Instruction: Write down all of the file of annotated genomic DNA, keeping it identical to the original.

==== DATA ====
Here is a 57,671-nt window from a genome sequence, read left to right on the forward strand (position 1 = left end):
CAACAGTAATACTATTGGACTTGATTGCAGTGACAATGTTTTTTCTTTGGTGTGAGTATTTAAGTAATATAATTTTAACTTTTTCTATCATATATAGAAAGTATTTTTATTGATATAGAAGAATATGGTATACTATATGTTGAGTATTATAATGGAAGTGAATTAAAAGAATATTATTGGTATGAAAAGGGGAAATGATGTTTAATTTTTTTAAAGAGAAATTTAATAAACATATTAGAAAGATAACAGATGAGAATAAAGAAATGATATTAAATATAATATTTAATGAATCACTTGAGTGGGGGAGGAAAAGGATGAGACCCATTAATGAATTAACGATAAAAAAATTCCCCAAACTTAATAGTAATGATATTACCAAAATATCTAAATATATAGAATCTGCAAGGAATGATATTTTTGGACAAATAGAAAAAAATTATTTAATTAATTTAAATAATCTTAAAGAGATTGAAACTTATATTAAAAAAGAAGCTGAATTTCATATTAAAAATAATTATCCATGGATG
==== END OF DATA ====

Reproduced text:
Here is a 57,671-nt window from a genome sequence, read left to right on the forward strand (position 1 = left end):
CAACAGTAATACTATTGGACTTGATTGCAGTGACAATGTTTTTTCTTTGGTGTGAGTATTTAAGTAATATAATTTTAACTTTTTCTATCATATATAGAAAGTATTTTTATTGATATAGAAGAATATGGTATACTATATGTTGAGTATTATAATGGAAGTGAATTAAAAGAATATTATTGGTATGAAAAGGGGAAATGATGTTTAATTTTTTTAAAGAGAAATTTAATAAACATATTAGAAAGATAACAGATGAGAATAAAGAAATGATATTAAATATAATATTTAATGAATCACTTGAGTGGGGGAGGAAAAGGATGAGACCCATTAATGAATTAACGATAAAAAAATTCCCCAAACTTAATAGTAATGATATTACCAAAATATCTAAATATATAGAATCTGCAAGGAATGATATTTTTGGACAAATAGAAAAAAATTATTTAATTAATTTAAATAATCTTAAAGAGATTGAAACTTATATTAAAAAAGAAGCTGAATTTCATATTAAAAATAATTATCCATGGATG